In case you missed it, be sure to check out the fine op-ed that Mick Scott of the Winston-Salem Journal contributed to his paper and its Greensboro News & Record twin over the weekend.
The subject: schoolbook censorship, including the temporary decision of a Texas district to pull The Bible from school library shelves.
As Scott notes, the decision to pull The Bible didn’t last long and was likely the results of an effort by an insightful parent trying to make a point, but it was a very good point.
To read the Bible for one’s self is to discover a complex collection of writings that include sublime poetry, thunderous prophetic visions and pensive philosophy.
But it also includes episodes that never make it to Sunday school — especially not in classes for children. There are too many depictions of depravity: rape, murder and incest; whoring and thievery; endless human exploitation; body dismemberment, bloodthirsty revenge and torture. To seek child-like wholesomeness from the Bible one must wrestle with a God who says, “Thou shalt not murder” — except for witches, disobedient children, fidgeters who work on Saturday and foreigners who live on land that God wants you to have. Murder them.
It’s to deal with phrases like “genitals as large as a donkey’s and emissions like those of a horse” and the nature and personality of King Saul’s son Jonathan, whose love for the shepherd David “surpassed the love of women.” It’s to wonder why, when the Israelites conquered new lands, God instructed them to kill everyone except the young virgins, whom they were to keep for themselves.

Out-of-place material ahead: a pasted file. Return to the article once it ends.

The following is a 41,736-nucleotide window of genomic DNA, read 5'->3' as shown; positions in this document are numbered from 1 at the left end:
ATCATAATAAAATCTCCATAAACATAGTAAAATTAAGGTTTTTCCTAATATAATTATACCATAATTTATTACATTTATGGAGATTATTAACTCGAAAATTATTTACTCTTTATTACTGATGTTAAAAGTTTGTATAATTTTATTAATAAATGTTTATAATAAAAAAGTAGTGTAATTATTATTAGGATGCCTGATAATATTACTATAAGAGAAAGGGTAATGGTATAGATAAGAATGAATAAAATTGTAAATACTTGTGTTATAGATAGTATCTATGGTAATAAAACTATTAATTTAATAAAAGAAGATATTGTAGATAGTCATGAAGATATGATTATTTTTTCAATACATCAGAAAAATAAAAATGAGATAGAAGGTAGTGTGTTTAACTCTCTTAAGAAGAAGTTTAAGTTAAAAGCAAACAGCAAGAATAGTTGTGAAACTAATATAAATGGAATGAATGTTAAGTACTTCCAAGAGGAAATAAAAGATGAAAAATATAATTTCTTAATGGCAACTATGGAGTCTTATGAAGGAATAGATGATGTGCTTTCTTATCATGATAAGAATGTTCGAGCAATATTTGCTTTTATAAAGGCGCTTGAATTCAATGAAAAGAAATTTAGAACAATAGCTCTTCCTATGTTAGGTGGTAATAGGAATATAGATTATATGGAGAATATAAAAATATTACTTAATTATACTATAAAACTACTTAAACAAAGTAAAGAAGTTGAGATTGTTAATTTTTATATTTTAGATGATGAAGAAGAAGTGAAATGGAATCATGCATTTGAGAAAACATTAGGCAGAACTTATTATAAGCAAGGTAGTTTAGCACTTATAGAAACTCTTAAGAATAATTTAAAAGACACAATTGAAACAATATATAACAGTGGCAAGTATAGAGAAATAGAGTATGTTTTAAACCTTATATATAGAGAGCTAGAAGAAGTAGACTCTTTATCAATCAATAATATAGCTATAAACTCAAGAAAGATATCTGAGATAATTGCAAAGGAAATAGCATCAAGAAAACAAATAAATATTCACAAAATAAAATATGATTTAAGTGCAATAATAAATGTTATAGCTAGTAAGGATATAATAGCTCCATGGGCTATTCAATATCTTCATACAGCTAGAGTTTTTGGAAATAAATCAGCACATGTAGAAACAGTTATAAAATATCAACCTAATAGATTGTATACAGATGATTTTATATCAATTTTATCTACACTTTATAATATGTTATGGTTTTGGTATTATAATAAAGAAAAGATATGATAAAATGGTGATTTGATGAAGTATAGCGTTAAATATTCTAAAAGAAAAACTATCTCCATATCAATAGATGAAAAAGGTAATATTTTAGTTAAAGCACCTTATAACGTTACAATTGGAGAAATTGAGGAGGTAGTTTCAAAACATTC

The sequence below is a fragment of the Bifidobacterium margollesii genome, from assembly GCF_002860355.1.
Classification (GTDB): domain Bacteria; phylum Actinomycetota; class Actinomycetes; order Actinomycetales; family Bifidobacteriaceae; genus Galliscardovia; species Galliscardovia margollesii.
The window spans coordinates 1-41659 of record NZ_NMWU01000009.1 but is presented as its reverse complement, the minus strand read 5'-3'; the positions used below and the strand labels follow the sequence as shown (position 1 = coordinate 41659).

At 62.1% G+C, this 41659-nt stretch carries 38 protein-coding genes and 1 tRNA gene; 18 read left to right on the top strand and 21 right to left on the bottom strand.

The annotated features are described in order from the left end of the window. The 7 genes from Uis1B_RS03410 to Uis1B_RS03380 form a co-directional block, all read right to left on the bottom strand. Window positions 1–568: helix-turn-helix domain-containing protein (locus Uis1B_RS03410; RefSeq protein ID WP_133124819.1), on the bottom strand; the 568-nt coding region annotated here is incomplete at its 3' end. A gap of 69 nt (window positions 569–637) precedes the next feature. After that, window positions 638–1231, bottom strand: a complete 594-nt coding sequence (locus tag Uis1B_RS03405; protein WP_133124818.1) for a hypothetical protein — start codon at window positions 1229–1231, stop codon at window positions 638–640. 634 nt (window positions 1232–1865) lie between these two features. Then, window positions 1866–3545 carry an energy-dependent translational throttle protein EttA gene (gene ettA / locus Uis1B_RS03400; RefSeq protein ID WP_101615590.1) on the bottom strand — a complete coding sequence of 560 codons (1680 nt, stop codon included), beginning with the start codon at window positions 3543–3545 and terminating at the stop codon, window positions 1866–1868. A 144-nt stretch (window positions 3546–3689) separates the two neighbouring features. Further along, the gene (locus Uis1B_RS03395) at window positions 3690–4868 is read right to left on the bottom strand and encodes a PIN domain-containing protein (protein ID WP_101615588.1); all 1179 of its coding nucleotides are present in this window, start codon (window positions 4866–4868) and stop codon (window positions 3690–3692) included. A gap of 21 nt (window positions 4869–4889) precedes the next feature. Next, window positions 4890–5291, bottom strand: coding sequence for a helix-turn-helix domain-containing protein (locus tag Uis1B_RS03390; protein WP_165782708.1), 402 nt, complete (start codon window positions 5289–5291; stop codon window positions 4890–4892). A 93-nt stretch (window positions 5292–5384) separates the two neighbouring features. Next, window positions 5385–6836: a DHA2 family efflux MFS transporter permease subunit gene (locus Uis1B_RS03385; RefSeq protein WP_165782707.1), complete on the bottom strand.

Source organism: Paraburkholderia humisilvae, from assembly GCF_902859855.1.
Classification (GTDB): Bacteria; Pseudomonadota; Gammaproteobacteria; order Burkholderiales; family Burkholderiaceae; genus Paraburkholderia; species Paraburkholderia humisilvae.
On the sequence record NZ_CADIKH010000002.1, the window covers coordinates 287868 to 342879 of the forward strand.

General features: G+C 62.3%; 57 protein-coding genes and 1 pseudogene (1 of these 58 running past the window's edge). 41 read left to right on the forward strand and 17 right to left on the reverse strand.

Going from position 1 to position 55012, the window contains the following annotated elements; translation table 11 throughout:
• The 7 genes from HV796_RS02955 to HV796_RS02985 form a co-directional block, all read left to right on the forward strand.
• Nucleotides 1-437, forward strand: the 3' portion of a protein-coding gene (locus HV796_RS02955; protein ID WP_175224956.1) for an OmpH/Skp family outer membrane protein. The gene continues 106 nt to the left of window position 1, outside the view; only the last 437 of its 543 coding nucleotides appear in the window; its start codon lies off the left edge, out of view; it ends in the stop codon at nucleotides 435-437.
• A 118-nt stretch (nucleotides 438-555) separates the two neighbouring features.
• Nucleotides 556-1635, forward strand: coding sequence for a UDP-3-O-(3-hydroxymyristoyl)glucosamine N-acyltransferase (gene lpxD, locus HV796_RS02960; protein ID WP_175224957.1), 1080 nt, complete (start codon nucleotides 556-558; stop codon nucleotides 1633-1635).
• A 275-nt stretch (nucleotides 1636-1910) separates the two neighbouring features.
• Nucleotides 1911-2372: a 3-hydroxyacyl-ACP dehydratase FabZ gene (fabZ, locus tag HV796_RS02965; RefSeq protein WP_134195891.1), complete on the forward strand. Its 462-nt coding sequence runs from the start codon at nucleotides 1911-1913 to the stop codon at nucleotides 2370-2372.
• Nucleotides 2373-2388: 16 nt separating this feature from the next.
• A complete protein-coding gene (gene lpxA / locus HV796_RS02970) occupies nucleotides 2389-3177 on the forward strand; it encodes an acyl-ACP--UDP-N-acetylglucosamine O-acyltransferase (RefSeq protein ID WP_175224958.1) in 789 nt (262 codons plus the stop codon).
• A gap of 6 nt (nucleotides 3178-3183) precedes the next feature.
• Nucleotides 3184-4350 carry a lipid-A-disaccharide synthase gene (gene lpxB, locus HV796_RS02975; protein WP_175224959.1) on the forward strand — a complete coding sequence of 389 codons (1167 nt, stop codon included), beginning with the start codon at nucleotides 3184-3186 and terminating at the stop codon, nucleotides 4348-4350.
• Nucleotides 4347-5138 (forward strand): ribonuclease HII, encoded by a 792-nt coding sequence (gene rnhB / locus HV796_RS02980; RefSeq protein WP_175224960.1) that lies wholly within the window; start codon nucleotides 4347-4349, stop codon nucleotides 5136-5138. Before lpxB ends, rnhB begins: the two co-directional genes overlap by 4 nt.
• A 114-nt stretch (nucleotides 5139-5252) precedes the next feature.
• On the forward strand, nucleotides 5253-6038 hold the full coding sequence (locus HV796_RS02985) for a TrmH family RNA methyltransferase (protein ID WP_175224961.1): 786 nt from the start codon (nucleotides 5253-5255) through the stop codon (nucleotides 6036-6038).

In other words, The Bible contains plenty of the very same things that ill-informed voices on the political right cite so regularly in attempting to justify their efforts to remove other important works of literature. As he notes:
State legislative proposals to restrict the freedom to teach and learn have increased by 250% in 2022 compared to 2021, according to a report released last week by PEN America. Some 60% of the bills focus on race and LGBTQ issues in K-12 education.
Those books challenge conservatives’ vision of a straight, white-majority Christian America.
The bottom line: Whoever helped spur the temporary Bible censorship made an excellent and important point. To head down this route — especially in this era in which so many children have all manner of material at their fingertips 24 hours a day — is preposterous, futile and counterproductive.
As Scott rightfully notes in conclusion:
Children will be drawn to what they need to know. That may include books that explain racism or transgenderism. With mental health challenges reaching epidemic levels among teens, such books could save their lives.
Such books could also save them from the oppressive directives of religious zealots who seek to restrict their knowledge — and their freedom.
Amen to that. Click here to read the entire op-ed.